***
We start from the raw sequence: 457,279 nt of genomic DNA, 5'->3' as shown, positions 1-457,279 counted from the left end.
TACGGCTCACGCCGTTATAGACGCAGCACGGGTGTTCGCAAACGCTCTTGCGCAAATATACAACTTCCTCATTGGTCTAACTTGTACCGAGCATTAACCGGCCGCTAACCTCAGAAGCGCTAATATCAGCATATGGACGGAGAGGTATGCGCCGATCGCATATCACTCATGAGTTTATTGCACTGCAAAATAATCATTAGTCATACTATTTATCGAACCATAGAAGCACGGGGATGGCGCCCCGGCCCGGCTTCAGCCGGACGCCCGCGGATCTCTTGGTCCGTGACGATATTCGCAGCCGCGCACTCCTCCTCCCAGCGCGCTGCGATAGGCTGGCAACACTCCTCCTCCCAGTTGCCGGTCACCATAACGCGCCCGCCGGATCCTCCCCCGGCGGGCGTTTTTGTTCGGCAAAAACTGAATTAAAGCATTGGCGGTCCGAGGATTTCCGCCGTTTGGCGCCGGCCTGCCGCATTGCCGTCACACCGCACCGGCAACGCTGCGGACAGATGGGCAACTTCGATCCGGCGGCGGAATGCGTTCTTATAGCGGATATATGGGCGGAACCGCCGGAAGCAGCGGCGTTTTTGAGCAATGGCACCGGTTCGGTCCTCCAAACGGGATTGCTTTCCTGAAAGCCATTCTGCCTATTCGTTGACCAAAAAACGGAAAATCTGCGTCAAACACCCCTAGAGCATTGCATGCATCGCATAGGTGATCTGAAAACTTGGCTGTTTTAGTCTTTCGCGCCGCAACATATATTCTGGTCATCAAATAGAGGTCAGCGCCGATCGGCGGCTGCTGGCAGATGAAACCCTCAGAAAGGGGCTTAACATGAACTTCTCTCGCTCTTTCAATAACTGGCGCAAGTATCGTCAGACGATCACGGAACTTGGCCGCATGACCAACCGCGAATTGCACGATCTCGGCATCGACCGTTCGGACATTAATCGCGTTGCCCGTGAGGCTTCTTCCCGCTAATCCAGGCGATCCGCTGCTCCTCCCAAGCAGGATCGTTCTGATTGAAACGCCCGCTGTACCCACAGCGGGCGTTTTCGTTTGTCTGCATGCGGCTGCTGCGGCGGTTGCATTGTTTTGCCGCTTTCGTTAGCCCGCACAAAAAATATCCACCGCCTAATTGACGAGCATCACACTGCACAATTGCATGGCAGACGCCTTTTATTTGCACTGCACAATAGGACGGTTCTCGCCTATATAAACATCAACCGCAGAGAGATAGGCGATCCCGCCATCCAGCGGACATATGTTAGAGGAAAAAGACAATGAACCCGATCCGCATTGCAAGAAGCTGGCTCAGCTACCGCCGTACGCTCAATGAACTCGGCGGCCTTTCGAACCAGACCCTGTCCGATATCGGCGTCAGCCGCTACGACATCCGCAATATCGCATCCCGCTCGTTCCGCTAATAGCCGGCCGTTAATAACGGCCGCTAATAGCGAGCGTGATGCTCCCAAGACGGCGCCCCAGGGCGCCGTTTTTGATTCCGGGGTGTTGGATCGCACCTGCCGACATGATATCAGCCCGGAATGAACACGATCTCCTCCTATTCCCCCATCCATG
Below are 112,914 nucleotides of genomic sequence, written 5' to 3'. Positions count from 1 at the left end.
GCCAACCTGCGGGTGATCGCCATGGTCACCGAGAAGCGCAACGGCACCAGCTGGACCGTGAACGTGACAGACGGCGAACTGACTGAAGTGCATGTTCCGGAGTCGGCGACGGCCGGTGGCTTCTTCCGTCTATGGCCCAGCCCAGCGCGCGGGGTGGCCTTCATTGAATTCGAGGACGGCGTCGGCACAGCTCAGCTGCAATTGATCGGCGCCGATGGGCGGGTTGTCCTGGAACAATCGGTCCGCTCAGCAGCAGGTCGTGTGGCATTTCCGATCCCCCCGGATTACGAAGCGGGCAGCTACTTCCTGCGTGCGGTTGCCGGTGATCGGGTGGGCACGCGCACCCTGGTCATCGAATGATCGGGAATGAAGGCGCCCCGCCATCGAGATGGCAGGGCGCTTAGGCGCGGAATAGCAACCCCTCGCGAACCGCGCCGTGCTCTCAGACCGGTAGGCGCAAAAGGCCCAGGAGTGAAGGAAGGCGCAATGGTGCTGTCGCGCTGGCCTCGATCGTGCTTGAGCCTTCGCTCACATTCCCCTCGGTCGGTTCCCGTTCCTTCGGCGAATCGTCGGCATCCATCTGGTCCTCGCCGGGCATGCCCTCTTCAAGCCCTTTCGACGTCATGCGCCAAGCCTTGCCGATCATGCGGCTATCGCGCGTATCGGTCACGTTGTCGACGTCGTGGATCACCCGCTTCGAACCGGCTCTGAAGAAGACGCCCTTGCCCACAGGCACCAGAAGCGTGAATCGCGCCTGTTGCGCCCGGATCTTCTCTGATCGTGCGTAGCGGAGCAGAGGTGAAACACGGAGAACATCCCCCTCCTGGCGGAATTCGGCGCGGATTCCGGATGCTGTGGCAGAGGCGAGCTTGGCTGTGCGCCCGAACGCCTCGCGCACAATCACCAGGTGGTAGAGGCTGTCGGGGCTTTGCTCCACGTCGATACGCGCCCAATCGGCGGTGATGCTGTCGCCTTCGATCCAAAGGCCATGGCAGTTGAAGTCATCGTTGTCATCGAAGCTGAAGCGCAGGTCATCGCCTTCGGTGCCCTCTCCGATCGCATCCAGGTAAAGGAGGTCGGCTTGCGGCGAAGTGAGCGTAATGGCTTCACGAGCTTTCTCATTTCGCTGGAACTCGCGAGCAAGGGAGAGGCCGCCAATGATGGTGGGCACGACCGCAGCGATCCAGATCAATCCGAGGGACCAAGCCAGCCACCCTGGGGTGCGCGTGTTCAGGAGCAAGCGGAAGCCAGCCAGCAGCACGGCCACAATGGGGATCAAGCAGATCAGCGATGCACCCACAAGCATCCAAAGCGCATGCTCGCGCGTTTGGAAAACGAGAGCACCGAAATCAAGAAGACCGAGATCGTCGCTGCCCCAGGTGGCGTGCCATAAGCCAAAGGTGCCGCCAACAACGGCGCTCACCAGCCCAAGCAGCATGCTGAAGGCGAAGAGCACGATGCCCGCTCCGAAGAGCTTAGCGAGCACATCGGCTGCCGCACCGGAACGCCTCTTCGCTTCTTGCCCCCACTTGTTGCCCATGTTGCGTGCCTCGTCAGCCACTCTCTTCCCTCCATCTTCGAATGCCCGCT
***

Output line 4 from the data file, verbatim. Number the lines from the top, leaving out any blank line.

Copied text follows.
GCCAACCTGCGGGTGATCGCCATGGTCACCGAGAAGCGCAACGGCACCAGCTGGACCGTGAACGTGACAGACGGCGAACTGACTGAAGTGCATGTTCCGGAGTCGGCGACGGCCGGTGGCTTCTTCCGTCTATGGCCCAGCCCAGCGCGCGGGGTGGCCTTCATTGAATTCGAGGACGGCGTCGGCACAGCTCAGCTGCAATTGATCGGCGCCGATGGGCGGGTTGTCCTGGAACAATCGGTCCGCTCAGCAGCAGGTCGTGTGGCATTTCCGATCCCCCCGGATTACGAAGCGGGCAGCTACTTCCTGCGTGCGGTTGCCGGTGATCGGGTGGGCACGCGCACCCTGGTCATCGAATGATCGGGAATGAAGGCGCCCCGCCATCGAGATGGCAGGGCGCTTAGGCGCGGAATAGCAACCCCTCGCGAACCGCGCCGTGCTCTCAGACCGGTAGGCGCAAAAGGCCCAGGAGTGAAGGAAGGCGCAATGGTGCTGTCGCGCTGGCCTCGATCGTGCTTGAGCCTTCGCTCACATTCCCCTCGGTCGGTTCCCGTTCCTTCGGCGAATCGTCGGCATCCATCTGGTCCTCGCCGGGCATGCCCTCTTCAAGCCCTTTCGACGTCATGCGCCAAGCCTTGCCGATCATGCGGCTATCGCGCGTATCGGTCACGTTGTCGACGTCGTGGATCACCCGCTTCGAACCGGCTCTGAAGAAGACGCCCTTGCCCACAGGCACCAGAAGCGTGAATCGCGCCTGTTGCGCCCGGATCTTCTCTGATCGTGCGTAGCGGAGCAGAGGTGAAACACGGAGAACATCCCCCTCCTGGCGGAATTCGGCGCGGATTCCGGATGCTGTGGCAGAGGCGAGCTTGGCTGTGCGCCCGAACGCCTCGCGCACAATCACCAGGTGGTAGAGGCTGTCGGGGCTTTGCTCCACGTCGATACGCGCCCAATCGGCGGTGATGCTGTCGCCTTCGATCCAAAGGCCATGGCAGTTGAAGTCATCGTTGTCATCGAAGCTGAAGCGCAGGTCATCGCCTTCGGTGCCCTCTCCGATCGCATCCAGGTAAAGGAGGTCGGCTTGCGGCGAAGTGAGCGTAATGGCTTCACGAGCTTTCTCATTTCGCTGGAACTCGCGAGCAAGGGAGAGGCCGCCAATGATGGTGGGCACGACCGCAGCGATCCAGATCAATCCGAGGGACCAAGCCAGCCACCCTGGGGTGCGCGTGTTCAGGAGCAAGCGGAAGCCAGCCAGCAGCACGGCCACAATGGGGATCAAGCAGATCAGCGATGCACCCACAAGCATCCAAAGCGCATGCTCGCGCGTTTGGAAAACGAGAGCACCGAAATCAAGAAGACCGAGATCGTCGCTGCCCCAGGTGGCGTGCCATAAGCCAAAGGTGCCGCCAACAACGGCGCTCACCAGCCCAAGCAGCATGCTGAAGGCGAAGAGCACGATGCCCGCTCCGAAGAGCTTAGCGAGCACATCGGCTGCCGCACCGGAACGCCTCTTCGCTTCTTGCCCCCACTTGTTGCCCATGTTGCGTGCCTCGTCAGCCACTCTCTTCCCTCCATCTTCGAATGCCCGCT